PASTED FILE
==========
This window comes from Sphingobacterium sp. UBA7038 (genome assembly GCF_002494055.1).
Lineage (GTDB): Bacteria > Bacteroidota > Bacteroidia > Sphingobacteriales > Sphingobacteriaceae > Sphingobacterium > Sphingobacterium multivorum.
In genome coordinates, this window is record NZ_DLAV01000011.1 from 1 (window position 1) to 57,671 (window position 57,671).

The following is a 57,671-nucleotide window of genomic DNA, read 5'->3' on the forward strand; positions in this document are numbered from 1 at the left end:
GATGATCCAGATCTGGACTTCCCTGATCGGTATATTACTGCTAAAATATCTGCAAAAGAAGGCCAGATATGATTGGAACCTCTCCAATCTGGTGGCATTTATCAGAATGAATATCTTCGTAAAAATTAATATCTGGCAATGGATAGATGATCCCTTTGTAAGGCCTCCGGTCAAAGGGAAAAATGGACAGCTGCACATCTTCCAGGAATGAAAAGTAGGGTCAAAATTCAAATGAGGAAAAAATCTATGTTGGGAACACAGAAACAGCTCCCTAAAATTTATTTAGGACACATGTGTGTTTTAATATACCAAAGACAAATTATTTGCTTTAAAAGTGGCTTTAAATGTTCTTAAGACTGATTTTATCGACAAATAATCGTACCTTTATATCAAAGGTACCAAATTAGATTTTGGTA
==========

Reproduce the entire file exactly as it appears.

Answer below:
This window comes from Sphingobacterium sp. UBA7038 (genome assembly GCF_002494055.1).
Lineage (GTDB): Bacteria > Bacteroidota > Bacteroidia > Sphingobacteriales > Sphingobacteriaceae > Sphingobacterium > Sphingobacterium multivorum.
In genome coordinates, this window is record NZ_DLAV01000011.1 from 1 (window position 1) to 57,671 (window position 57,671).

The following is a 57,671-nucleotide window of genomic DNA, read 5'->3' on the forward strand; positions in this document are numbered from 1 at the left end:
GATGATCCAGATCTGGACTTCCCTGATCGGTATATTACTGCTAAAATATCTGCAAAAGAAGGCCAGATATGATTGGAACCTCTCCAATCTGGTGGCATTTATCAGAATGAATATCTTCGTAAAAATTAATATCTGGCAATGGATAGATGATCCCTTTGTAAGGCCTCCGGTCAAAGGGAAAAATGGACAGCTGCACATCTTCCAGGAATGAAAAGTAGGGTCAAAATTCAAATGAGGAAAAAATCTATGTTGGGAACACAGAAACAGCTCCCTAAAATTTATTTAGGACACATGTGTGTTTTAATATACCAAAGACAAATTATTTGCTTTAAAAGTGGCTTTAAATGTTCTTAAGACTGATTTTATCGACAAATAATCGTACCTTTATATCAAAGGTACCAAATTAGATTTTGGTA